mail marketing has masses of potential for SMEs, but you have to stick to the rules. So, how can you make email marketing work for you?

After a bit of a time on the naughty step, email marketing is back in favour. So why, you might be asking, are you not reaping these rewards? Why isn’t 58% of your turnover generated by your email subscribers? Why aren’t your customers brimming over with loyalty? Why are some of your messages being flagged up as spam? Short answer: you’re doing it wrong. 

Email marketing has masses of potential for SMEs, but you have to stick to the rules. So, how can you make email marketing work for you?


  1. Take time to plan. One of the biggest reasons that email marketing campaigns fall flat is because not enough time has gone into the planning. People get a good idea, race to put it out in the public domain and then feel disappointed when no one else seems to ‘get’ the concept. And the primary reason for that is because not enough research has gone into targeting. Before you start, get to know your demographic. Find their preferred style and content that appeals to them. THEN work on your marketing campaign. 

  2. Avoid spam triggers. Being blacklisted by ISPs because your ‘mail has been flagged as spam is one of the worst things that can happen to your business. It means that you can no longer contact your customers – or anyone else. There are a number of different reasons why this might happen. Your choice of language may be too promotional – sale, buy now, hurry, while stocks last, save, all sound like you’re only after your recipient’s cash. ISPs don’t like that. Javascript and RSS feeds are another no-no; used by spammers to download and run malware, they are now viewed as suspect by ISPs. Try to avoid email bounce backs, as this tells ISPs that your subscriber list may not be consensual – more on that next.

  3. Keep your subscriber list up to date. What with GDPR, everyone should know by now that a company’s subscriber list should be fully consensual. Not only is it now a legal requirement (although only 36% of SMEs believe they are GDPR compliant at present), but emailing people who don’t want to hear from you is pointless because they just won’t engage. Finally, if messages aren’t opened the ISPs will start seeing red spam flags. If you have a high bounce rate – anything above 2% of undeliverable emails – this will also trigger spam listing. Keeping your mailing list up to date manually is a time-consuming headache, but it can be done. Using a unique algorithm to perform syntax checks, email mail server checks and a number of other real time proprietary checks, the software confirms that the email account exists, dramatically decreasing redundant and invalid/undeliverable email addresses. This can help make sure that you’re GDPR compliant too.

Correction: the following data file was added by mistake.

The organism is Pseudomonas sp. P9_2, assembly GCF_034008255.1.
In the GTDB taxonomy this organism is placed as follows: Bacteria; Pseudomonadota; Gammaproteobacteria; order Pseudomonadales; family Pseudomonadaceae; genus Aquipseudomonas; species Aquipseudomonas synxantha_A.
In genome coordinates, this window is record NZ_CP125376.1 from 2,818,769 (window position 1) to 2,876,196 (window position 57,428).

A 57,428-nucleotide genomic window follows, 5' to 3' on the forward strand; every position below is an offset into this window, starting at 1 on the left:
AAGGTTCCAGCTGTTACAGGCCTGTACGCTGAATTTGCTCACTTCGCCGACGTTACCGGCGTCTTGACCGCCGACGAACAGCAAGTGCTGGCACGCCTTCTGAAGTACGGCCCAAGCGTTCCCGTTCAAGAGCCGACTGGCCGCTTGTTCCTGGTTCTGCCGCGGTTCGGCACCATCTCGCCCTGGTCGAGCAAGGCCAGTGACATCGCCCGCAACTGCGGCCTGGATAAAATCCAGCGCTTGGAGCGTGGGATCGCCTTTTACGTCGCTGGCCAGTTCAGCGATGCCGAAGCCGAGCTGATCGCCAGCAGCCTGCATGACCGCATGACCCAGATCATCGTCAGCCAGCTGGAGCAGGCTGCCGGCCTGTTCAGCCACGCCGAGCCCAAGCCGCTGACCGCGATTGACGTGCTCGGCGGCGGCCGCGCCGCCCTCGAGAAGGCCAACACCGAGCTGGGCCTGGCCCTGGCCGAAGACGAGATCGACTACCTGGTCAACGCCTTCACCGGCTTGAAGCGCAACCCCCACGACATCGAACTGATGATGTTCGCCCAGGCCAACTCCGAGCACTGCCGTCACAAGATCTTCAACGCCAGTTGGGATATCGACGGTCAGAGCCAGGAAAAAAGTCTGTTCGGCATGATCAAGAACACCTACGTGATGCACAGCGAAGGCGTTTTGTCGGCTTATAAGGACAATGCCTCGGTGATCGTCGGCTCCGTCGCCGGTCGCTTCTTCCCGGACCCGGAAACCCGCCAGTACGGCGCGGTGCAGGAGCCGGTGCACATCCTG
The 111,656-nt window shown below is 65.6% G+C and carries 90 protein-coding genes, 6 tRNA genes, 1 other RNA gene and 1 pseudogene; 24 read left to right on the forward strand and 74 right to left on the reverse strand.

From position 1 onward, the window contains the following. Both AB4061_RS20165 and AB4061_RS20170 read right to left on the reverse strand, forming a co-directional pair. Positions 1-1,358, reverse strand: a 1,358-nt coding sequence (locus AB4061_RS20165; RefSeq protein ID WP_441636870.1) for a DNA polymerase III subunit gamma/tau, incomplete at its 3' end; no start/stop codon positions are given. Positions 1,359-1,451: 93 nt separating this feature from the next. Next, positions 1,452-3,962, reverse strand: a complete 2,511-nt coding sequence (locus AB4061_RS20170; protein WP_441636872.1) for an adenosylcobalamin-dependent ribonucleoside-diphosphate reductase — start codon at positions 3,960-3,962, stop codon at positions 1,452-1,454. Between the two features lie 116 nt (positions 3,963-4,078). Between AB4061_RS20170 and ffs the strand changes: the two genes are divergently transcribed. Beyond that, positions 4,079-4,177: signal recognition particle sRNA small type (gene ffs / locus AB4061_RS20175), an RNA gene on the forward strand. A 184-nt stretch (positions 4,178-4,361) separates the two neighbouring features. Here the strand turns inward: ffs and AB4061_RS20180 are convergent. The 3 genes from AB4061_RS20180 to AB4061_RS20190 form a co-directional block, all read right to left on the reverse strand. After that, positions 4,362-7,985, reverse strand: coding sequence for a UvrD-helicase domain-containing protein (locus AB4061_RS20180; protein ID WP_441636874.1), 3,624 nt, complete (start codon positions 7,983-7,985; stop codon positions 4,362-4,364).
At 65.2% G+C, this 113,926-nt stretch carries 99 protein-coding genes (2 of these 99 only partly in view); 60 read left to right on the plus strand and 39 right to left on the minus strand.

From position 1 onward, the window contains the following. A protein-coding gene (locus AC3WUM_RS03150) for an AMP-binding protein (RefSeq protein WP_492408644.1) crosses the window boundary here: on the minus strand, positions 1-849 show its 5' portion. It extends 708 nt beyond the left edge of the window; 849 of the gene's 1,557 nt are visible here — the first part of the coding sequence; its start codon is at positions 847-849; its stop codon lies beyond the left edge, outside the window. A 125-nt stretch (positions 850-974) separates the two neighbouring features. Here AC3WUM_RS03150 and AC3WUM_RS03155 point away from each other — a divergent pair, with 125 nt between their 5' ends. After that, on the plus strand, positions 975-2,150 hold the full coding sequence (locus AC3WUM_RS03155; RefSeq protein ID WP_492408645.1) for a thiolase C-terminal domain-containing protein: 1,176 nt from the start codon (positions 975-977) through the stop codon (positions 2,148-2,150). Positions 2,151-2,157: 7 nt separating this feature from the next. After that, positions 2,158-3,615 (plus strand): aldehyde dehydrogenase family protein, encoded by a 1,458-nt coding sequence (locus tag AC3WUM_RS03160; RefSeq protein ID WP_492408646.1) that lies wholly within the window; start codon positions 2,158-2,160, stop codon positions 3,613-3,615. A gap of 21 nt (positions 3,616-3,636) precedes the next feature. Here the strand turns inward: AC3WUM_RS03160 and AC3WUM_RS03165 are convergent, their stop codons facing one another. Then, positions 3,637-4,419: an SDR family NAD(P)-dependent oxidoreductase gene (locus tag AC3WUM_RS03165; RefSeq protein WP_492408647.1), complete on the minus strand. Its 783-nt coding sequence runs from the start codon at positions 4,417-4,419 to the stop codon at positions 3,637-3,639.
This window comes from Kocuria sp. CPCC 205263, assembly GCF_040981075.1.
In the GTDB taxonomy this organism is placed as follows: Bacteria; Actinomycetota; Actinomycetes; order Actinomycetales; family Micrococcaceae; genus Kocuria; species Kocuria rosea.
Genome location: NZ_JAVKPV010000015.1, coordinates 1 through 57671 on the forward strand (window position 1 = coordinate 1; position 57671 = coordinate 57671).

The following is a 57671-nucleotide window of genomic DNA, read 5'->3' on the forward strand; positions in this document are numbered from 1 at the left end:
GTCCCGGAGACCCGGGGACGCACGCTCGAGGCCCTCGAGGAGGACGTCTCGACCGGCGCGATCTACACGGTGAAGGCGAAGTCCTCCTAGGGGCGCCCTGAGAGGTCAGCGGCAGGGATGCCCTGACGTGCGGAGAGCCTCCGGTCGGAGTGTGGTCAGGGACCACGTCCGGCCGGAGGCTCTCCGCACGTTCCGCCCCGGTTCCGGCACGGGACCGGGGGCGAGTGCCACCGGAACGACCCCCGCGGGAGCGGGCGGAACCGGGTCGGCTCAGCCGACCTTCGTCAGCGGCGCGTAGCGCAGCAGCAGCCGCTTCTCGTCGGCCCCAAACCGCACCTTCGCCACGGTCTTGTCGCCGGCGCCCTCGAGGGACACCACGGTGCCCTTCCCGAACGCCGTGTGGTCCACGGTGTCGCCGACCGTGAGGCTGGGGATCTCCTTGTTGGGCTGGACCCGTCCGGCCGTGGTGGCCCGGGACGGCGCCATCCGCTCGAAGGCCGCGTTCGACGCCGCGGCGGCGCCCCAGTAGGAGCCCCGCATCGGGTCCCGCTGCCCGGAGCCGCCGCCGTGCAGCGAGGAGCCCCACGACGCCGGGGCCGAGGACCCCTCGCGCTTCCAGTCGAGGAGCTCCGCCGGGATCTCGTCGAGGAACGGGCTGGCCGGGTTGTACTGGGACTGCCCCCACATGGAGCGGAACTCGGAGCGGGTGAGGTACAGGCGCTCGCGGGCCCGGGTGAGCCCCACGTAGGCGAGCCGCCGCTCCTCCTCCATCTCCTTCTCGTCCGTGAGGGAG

4. Think of Goldilocks before scheduling your emails. Send too many and people will get annoyed. Send too few and people will forget about you. Almost half (45.8%) of all emails marked as spam are done so because the company is sending too many of them, so go easy. If you’ve got something interesting and exciting to say, then people will want to read it, but until you know what your target audience wants, it’s better to be cautious. Carefully monitor how your messages are responded to. If they’re always opened and engaged with, it’s worth ramping up the frequency – incrementally. But as soon as you notice a drop off, pull back a gear. Let your customers guide you to the Goldilocks point.

  5. Use your data. This point follows on nicely from the above, because email can provide such a huge amount of information for marketers. It’s down to you to use it. So yes, look at how and when your messages are received, but also use your data to perform split tests across your whole campaign – from language and colour scheme to time of sending. Find out what triggers the best response from your recipients – and use it.

Email marketing is such an easy option for SMEs, you can find more ways to make email marketing work for youIt can help build brand awareness, customer trust and loyalty, and, of course, sales. And it’s so easy to get right… But that’s maybe part of the problem. Email is so obvious, it’s hard to see where you’re going wrong. Stick to the cheat sheet and your problems will be behind you.

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